5th Aug 2001, 07:48
In this part of the world if you have a Metar with a "trend" added it becomes a trend type forcast (TTF). The TTF is only valid for a short period of up to 3hrs and will take priority over the Taf for that period.
When I operated in Europe we used a Metar with a "trend" as just a Metar with a further observation and not as a forecast.
My question is do other countries use a TTF as a miny forecast?
6th Aug 2001, 18:33
In Europe, the TREND forecast, which is attatched to the METAR, is valid for 2 hours, and overrules the TAF in the period of its validity.
However, with the "new" JAA (European) rules, the weather on the destination (or alternate) airport has to be above planning minima one hour before and one hour after your ETA. Since the TREND forecast only "lasts" for 2 hours, your ETA has to be "smack in the middle" of that time period. On the second. :D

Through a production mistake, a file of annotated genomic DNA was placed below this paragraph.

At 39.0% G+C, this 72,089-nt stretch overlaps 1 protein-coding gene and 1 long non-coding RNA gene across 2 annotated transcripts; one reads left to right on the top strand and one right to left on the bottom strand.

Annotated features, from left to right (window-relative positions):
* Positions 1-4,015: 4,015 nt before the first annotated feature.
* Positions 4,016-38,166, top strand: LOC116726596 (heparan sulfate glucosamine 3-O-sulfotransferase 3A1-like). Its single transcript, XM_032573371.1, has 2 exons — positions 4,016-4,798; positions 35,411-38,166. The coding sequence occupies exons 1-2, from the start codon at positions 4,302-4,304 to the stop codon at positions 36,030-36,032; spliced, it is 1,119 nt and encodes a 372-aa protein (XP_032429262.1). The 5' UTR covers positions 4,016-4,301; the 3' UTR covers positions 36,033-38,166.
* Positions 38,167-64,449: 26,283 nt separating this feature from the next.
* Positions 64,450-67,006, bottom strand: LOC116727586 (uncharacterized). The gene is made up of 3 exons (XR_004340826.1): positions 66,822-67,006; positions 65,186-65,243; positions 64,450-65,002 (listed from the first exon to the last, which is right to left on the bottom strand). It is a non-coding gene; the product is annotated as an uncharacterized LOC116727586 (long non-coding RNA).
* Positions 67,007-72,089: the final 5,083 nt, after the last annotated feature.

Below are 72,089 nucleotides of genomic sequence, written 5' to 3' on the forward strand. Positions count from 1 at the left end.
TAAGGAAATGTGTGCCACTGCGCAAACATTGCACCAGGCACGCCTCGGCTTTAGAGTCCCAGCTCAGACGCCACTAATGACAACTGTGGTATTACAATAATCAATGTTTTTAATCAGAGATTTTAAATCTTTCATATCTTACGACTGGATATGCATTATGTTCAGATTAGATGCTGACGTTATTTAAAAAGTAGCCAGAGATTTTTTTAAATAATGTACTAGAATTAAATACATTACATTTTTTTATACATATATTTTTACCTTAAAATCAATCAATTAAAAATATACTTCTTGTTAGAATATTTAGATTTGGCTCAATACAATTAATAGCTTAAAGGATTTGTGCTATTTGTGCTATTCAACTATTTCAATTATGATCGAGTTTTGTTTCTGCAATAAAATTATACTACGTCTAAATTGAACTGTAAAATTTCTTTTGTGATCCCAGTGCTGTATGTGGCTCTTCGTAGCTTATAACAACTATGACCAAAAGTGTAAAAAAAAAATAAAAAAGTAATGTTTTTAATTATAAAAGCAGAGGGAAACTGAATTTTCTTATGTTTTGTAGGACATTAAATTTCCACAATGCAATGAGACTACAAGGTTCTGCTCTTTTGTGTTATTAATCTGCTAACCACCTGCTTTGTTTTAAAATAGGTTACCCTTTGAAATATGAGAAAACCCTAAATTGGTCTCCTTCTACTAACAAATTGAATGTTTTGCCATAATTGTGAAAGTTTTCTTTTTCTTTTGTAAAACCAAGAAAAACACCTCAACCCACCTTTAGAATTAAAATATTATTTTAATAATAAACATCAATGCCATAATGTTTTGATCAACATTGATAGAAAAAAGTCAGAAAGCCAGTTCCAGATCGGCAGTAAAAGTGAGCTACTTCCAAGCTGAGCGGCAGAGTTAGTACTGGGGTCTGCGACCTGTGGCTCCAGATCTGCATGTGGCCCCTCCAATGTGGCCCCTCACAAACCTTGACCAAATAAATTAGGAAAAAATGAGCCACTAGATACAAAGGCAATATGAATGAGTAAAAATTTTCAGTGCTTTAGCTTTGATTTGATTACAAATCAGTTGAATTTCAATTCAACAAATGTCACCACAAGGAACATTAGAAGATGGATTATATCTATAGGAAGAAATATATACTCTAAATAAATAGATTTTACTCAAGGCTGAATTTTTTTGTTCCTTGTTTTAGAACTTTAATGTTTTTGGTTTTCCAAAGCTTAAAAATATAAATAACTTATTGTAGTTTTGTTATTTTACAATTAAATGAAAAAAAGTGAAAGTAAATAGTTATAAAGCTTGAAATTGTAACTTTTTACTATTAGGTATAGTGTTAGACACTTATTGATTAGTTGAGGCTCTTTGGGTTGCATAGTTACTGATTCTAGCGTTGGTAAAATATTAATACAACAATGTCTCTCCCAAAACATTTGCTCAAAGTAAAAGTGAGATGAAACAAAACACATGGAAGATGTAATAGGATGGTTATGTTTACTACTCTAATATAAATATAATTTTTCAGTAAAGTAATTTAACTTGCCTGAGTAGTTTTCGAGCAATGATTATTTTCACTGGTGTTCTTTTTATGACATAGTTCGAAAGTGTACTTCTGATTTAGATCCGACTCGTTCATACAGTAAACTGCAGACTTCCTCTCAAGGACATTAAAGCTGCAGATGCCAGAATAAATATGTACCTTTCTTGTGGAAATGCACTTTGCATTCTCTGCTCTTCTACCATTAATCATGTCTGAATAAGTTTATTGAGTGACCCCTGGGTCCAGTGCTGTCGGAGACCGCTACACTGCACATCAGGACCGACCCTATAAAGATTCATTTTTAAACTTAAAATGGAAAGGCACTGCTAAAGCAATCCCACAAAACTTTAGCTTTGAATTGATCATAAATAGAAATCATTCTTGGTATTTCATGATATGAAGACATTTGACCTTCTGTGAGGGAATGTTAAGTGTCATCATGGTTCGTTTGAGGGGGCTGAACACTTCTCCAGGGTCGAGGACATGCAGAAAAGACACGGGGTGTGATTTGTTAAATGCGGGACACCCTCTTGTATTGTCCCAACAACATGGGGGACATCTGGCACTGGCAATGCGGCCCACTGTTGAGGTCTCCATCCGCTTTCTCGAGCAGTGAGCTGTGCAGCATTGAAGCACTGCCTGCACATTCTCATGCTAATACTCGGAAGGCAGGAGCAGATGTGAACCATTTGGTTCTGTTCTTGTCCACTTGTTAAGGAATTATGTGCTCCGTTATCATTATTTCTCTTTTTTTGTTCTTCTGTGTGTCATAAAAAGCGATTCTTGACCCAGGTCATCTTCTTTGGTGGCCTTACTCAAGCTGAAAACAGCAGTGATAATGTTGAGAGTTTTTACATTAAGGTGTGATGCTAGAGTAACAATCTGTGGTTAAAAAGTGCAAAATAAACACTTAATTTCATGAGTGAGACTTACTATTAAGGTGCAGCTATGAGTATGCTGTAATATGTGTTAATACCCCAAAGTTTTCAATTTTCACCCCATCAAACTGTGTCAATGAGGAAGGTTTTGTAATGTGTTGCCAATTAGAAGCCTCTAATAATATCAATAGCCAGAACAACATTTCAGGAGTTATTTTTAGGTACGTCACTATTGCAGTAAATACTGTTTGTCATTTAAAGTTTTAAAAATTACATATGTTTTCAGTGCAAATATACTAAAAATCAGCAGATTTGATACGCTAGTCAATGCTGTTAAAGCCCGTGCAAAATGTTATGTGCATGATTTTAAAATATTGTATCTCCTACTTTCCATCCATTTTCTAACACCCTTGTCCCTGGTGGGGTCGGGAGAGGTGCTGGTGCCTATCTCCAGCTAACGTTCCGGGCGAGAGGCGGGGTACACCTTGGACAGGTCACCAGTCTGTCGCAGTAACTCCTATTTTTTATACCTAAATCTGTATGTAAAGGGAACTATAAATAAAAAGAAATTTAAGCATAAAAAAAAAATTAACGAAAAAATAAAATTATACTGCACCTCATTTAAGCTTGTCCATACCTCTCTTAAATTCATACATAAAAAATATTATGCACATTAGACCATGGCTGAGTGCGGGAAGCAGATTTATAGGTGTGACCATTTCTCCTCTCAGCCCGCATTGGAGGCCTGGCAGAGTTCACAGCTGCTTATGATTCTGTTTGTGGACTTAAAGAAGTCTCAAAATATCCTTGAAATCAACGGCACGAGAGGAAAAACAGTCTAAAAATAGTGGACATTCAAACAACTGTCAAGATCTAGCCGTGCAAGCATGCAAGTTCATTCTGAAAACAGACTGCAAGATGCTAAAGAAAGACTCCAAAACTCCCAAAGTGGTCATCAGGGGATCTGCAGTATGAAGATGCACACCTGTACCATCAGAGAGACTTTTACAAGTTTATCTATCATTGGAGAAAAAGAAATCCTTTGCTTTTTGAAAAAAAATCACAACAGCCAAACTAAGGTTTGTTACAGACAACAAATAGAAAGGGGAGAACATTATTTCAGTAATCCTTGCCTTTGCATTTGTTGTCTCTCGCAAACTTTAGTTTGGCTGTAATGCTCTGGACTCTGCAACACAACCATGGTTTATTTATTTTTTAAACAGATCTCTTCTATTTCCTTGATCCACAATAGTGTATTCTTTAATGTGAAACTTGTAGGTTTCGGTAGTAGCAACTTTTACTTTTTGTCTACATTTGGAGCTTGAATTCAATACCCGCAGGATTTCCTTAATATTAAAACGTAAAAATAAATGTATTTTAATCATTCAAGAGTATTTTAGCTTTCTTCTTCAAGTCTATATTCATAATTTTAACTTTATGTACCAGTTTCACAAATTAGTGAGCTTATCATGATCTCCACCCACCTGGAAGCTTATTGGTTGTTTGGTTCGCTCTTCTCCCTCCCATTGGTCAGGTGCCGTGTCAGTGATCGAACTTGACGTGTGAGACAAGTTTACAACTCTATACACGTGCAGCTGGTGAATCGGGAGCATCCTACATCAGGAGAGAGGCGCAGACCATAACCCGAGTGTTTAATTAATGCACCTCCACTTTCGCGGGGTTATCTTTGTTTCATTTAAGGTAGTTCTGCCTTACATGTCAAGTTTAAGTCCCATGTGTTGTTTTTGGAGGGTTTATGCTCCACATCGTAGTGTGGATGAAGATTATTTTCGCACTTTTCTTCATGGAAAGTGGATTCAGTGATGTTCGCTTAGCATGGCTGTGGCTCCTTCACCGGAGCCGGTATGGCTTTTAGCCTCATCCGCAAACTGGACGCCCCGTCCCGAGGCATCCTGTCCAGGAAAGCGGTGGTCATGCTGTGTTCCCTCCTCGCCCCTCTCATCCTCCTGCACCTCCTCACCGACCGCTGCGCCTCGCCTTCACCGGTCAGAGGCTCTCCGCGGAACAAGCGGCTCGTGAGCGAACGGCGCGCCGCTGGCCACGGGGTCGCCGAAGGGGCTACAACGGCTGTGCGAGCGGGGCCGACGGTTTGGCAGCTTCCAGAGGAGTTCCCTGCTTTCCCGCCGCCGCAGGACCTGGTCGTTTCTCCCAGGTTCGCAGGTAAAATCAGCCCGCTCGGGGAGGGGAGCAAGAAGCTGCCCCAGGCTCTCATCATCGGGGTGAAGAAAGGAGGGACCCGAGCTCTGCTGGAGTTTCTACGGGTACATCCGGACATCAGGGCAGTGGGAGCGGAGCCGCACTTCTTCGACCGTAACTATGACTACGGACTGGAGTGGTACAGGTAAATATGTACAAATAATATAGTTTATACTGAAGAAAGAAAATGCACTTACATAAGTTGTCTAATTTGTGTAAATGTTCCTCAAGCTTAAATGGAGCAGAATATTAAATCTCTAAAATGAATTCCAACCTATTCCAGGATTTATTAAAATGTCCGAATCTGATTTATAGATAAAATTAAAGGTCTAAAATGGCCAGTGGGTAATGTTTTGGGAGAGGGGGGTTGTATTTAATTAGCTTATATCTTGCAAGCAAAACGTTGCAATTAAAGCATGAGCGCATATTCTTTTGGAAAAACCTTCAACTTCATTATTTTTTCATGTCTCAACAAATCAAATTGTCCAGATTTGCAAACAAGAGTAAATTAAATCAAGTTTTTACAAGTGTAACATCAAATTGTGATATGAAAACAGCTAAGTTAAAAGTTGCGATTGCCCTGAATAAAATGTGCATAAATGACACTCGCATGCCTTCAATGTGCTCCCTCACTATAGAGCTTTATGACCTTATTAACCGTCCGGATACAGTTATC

Therefore: If the TREND forecast is an improvement compared to a (below minima) TAF, you normally have to disregard it when picking one or two alternate airports and deciding on minimum fuel.
On short haul legs (say 50 minutes or less) you can always use the TREND forecast (of an updated METAR) when assessing the probability of a diversion and deciding on how much extra fuel you want to take with you.
If I fly a 30 minute leg, the METAR on the destination says CAVOK and the trend says NOSIG, and there is a TAF saying for example PROB30 300m FG, I will have to pick out two alternate airports, but I probably wouldn't bring as much extra holding fuel as I would if there were no TREND on the METAR. All other aspects considered, of course.